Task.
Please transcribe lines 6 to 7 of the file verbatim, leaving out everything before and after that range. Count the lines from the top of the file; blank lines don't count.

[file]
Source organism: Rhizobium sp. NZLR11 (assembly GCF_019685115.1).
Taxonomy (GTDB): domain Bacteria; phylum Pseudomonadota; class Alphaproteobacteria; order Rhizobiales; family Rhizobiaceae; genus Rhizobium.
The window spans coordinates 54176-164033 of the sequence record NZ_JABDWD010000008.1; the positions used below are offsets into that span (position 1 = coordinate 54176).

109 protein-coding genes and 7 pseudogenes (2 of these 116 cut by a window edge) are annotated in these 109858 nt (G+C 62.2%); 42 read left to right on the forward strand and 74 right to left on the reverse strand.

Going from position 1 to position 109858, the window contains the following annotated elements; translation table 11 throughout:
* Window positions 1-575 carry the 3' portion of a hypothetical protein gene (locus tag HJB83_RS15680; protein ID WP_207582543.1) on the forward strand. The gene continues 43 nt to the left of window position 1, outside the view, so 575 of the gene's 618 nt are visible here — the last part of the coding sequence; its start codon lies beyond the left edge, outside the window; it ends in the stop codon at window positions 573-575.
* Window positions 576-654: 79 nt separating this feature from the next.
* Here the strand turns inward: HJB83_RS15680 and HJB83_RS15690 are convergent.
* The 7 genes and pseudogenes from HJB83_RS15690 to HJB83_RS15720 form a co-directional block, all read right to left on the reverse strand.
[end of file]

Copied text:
* Window positions 1-575 carry the 3' portion of a hypothetical protein gene (locus tag HJB83_RS15680; protein ID WP_207582543.1) on the forward strand. The gene continues 43 nt to the left of window position 1, outside the view, so 575 of the gene's 618 nt are visible here — the last part of the coding sequence; its start codon lies beyond the left edge, outside the window; it ends in the stop codon at window positions 573-575.
* Window positions 576-654: 79 nt separating this feature from the next.